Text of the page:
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Politics & Security

Concern as Chinese, Foreigners Buy 700 Properties Around Japan’s Defense Sites

The land purchases will allow the buyers to monitor activities at the U.S. military bases, Self-Defense Forces and Japan Coast Guard facilities, and space development installations.

The Sankei Shimbun

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At least 700 properties near the Japan Self-Defense Forces (JSDF) facilities, the American military bases, and other sensitive installations have been purchased or are about to be acquired by foreigners, including some with apparent links to the Chinese government. 

The findings of a Japanese government investigation was shared with The Sankei Shimbun on May 13. A government source said the survey examined the real estate situation around key defense facilities and border islands and found a growing number of completed and planned land acquisitions using foreign-capital. 

The investigation was prompted by growing security concerns. 

Especially worrisome to officials is the prospect that the Chinese government, Chinese-controlled corporations, or others working on their behalf have been gobbling up properties that allow them to monitor defense activities in Japan. 

The government is eager to inform the concerned authorities about the possible threat.

Background of the Investigation

The government launched a full-scale investigation into land purchases involving foreign capital in the sensitive areas in 2020. By the fall of that year, it had discovered that there were some 80 cases of property purchases in areas within 10 kilometers of high-security locations in Japan — such as military installations and remote border islands — with possible links to Chinese or other foreign capital.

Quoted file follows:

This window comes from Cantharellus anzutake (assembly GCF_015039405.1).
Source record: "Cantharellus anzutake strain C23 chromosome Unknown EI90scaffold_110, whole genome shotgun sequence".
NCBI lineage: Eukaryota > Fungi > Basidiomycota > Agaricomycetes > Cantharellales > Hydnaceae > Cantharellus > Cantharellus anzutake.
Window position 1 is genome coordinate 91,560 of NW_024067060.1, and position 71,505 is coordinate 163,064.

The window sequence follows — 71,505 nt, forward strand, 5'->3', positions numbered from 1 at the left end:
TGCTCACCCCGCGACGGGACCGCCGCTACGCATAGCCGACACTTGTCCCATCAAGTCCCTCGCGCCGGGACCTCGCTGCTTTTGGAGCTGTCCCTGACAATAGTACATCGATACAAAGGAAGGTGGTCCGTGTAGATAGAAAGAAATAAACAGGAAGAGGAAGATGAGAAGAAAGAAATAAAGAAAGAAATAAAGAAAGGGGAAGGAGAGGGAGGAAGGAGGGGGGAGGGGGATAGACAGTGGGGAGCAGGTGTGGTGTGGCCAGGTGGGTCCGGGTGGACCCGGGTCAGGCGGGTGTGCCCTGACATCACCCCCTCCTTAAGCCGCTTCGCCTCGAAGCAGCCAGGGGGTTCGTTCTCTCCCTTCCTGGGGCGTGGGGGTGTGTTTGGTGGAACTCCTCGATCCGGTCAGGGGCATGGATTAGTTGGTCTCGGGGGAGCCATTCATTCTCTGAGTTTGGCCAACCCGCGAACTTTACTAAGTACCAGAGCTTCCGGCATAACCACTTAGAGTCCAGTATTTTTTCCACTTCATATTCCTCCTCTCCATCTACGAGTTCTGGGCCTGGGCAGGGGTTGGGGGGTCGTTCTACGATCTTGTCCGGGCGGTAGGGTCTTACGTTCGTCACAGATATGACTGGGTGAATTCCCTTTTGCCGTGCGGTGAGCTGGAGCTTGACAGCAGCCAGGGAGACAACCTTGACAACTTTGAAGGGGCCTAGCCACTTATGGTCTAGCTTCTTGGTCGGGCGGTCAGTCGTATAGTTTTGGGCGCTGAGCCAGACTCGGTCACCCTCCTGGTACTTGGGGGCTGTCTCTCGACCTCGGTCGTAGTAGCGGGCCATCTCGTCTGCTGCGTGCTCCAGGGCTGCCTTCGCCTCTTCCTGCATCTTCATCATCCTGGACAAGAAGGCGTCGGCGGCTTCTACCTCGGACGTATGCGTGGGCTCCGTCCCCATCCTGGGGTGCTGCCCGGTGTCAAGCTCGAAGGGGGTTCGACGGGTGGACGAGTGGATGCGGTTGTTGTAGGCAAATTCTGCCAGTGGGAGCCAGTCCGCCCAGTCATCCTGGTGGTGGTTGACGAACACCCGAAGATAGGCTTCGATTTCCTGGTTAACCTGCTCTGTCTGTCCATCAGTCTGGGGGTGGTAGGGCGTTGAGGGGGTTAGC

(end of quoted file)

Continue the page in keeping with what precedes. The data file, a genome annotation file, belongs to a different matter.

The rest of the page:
RELATED STORY: Survey Finds 80 China Related Land Deals Near Defense Sites

Thereafter, an intense investigation was conducted and it was discovered that there were as many as 700 cases of such land deals.  

According to multiple government sources, these were confirmed cases of planned or completed land purchases near JSDF or U.S. military bases, Japan Coast Guard, space development installations, and other sensitive security facilities. At least some of the properties offer comprehensive vantage points for viewing the security-related installations and for monitoring trends in the operations of Japanese and U.S. military ships and aircraft. 

In a case in Kanagawa Prefecture, for example, the purchaser of land near a U.S. military installation, ostensibly for the construction of an apartment building, was thought to be connected to the Beijing government. In the course of the investigation, it was learned that this same person already owned several high-rise buildings that offered views of the base. This reportedly has raised interest among the U.S. authorities as well. 

In Okinawa Prefecture, a person with apparent ties to a Chinese state corporation was found to have been sounding out the possibility of buying lodging facilities overlooking a key U.S. base. Initially, the person had claimed to be doing so for “American investors.” 

In another case in Tottori Prefecture, it was found that a company belonging to a Chinese group had sought to acquire land near a JSDF base. 

According to a source, a pattern of similar property transactions has been found near radar installations that conduct surveillance of the air and seas around Japan, as well as space development facilities. It was noted that, in some cases, the properties situated near security installations posed a risk of causing harmful effects if jamming or other radio wave interference were to occur. 

New Law to Address the Risk

The National Diet is considering a proposed land use control law in the current session. The law would establish “watch zones” of approximately one kilometer around defense installations, nuclear power plants, and other essential infrastructure. Even more sensitive areas would be designated “close watch zones.” 

These zones would be subject to government monitoring and, in instances where improper property use is confirmed, the authorities would be able to issue a warning or order to desist. 

In addition, property transactions within “close watch zones” would require that prior notification be given to the authorities, confirming the identities of the parties involved and intended use for the property.

(Read The Sankei Shimbun report in Japanese at this link.)

Author: The Sankei Shimbun